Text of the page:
Liverpool or Staffordshire, English


about 1802-1810

Transfer-printed with polychrome on creamware

Overall: 8 × 4 1/8 × 8 1/16 in. (20.3 × 10.5 × 20.5 cm)

Hood Museum of Art, Dartmouth: Purchased through the Florence and Lansing Porter Moore 1937 Fund



Place Made: England, United Kingdom, Europe


19th century

Object Name

Tools and Equipment: Food Service

Research Area

Decorative Arts

Not on view


Handle to left: Inscribed, in plate, upper left to right: Success to AMERICA whose MILITIA is better than Standing ARMIES [curved around top of oval]; inscribed, in plate, upper center: E PLURIBUS UNUM [on Great Seal design on flag]; inscribed, in plate, lower left to right: May its Citizens Emulate Soldiers And its Soldiers HEROES [curved around bottom of oval]; inscribed, in plate, lower left to right: While Justice is the Throne to which we'are bound to bend [curved around bottom of oval, outside decoration] Under spout: Inscribed, in plate, upper center: EPLURIBUS UNUM [in banner of Great Seal design]; inscribed, in plate, upper to lower left to right: Peace. Commerce, and honest Friendship.with all Nations_Entangling Alliances with none_JEFFERSON [curves around in oval around seal motif]; inscribed, in plate, lower center: Anno Domini 1802 Handle to right: Inscribed, in plate, center to upper left to right: The Memory of WASHINGTON and the Proscribed PATRIOTS of AMERICA [curved around top of oval]; inscribed, in plate, upper center: GW [in script] / SACRED to the memory / of G. WASHINGTON / who emancipated Amer / -ica from Slavery and / founded a REPUBLIC / upon such just and eq- / uitable principles that / it will serve as a model / [illegible]; inscribed, in plate, lower left: S [sun with face] A; inscribed, in plate, lower right: J [sun with face] H; inscribed, in plate, lower left to right: Liberty. Virtue. Peace. Justice and Equity to ALL Mankind [curved around bottom of oval]; inscribed, in plate, lower left to right: Columbias Sons inspir'd by Freedoms Flame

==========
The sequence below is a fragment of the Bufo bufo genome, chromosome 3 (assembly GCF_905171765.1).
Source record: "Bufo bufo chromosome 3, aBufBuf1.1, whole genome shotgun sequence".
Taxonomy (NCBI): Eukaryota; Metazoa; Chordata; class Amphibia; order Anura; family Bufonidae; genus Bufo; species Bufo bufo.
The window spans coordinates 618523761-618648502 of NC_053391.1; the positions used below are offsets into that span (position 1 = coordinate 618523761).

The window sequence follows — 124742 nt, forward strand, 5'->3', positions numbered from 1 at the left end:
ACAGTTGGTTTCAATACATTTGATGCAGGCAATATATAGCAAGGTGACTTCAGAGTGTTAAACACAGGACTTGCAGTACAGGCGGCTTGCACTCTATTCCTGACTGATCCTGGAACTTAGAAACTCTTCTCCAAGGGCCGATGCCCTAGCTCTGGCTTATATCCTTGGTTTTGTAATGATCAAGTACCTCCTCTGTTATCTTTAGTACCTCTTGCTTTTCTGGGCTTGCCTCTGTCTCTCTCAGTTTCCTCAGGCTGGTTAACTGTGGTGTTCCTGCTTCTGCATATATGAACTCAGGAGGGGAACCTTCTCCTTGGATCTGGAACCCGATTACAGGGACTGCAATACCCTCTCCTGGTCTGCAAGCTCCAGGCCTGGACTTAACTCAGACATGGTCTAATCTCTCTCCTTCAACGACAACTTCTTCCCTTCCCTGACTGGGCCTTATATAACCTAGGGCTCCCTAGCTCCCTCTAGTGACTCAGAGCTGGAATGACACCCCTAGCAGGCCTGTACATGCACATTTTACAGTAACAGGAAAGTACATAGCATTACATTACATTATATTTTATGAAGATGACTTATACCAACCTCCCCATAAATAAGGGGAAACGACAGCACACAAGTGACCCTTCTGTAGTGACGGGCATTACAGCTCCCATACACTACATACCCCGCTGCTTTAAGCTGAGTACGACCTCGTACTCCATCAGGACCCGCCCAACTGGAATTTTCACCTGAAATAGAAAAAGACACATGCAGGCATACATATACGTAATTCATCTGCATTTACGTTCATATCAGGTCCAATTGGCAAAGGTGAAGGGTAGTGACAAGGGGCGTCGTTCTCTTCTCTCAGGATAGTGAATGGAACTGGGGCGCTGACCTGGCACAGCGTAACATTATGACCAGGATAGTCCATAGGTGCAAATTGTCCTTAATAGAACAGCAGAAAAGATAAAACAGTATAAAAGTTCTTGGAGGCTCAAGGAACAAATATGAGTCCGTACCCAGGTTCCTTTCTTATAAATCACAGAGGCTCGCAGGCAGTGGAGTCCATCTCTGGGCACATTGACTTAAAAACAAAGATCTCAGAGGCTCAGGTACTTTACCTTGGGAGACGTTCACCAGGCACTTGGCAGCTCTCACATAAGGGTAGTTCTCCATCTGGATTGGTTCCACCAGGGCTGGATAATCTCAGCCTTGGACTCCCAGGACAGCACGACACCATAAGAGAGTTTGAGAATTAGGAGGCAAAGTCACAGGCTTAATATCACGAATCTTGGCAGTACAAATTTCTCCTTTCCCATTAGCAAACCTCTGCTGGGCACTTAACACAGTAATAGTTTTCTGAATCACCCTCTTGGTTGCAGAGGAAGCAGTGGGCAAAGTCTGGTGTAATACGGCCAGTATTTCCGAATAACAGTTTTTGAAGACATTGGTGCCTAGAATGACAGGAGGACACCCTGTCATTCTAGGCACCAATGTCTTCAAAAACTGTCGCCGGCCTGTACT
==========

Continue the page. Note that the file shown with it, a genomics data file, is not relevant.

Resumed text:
Samuel Adams and John Hancock appear beneath a memorial claiming that George Washington “emancipated America from Slavery” to establish a nation built on “just and equitable principles.” This exaggerated text falsely equates Washington and his contemporaries as people enslaved by the British Empire, thereby justifying the American Revolution and the founding of the United States. Washington did not emancipate the nation from enslavement. On the contrary, these “equitable principles” only applied to straight, white, cisgendered, landowning men, including enslavers legally protected by the newly formed US government. 

Under the spout, a quote from Thomas Jefferson reads “Peace, commerce, and friendship with all nations. Entangling alliances with none,” ignoring how the US government broke treaties with sovereign Indigenous nations. Readily affordable, this ceramic pitcher suggests how racist ideologies proliferated in white middle-class homes.

From the 2022 exhibition Historical Imaginary, curated by Michael Hartman, Jonathan Little Cohen Associate Curator of American Art

Course History

HIST 27, WGST 23, Gender and Power in American History from the Colonial Period to the Civil War, Leslie Butler, Spring 2012

HIST 9.1, Empires and Colonies in North America, Paul Musselwhite, Fall 2014

WRIT 5, America's Founding Fathers: Why They Still Matter, Marlene Heck, Winter 2015

ANTH 12.13, Moving House in Prehistory, Benjamin Valentine, Spring 2015

HIST 9.01, America: From Invasion to Independence, Paul Musselwhite, Fall 2019

HIST 5.14, Americas: Invasion to Independence, Paul Musselwhite and Ernesto Mercadeo-Montero, Fall 2022

Film Studies 42.23, Travelers and Tourists, Heidi Denzel, Spring 2023

History 63.02, Reading Artifacts: The Material Culture of Science, Whitney Barlow Robles, Spring 2023

Exhibition History

Historical Imaginary, Luise and Morton Kaish Gallery, Hood Museum of Art, Dartmouth College, Hanover, New Hampshire, December 17, 2022-November 12, 2023.

Publication History

John R. Stomberg, The Hood Now: Art and Inquiry at Dartmouth, Hanover, New Hampshire: Hood Museum of Art, Dartmouth College, 2019, p. 64, ill. fig. 9.5.


Descended for many generations (possibly from its era) in a Dedham, Massachusetts, family; antique shop in Boston region (co-owner had inherited it); sold to Art and Kathy Green (dealers), Newton Centre, Massachusetts, 2008; sold to present collection, 2009.

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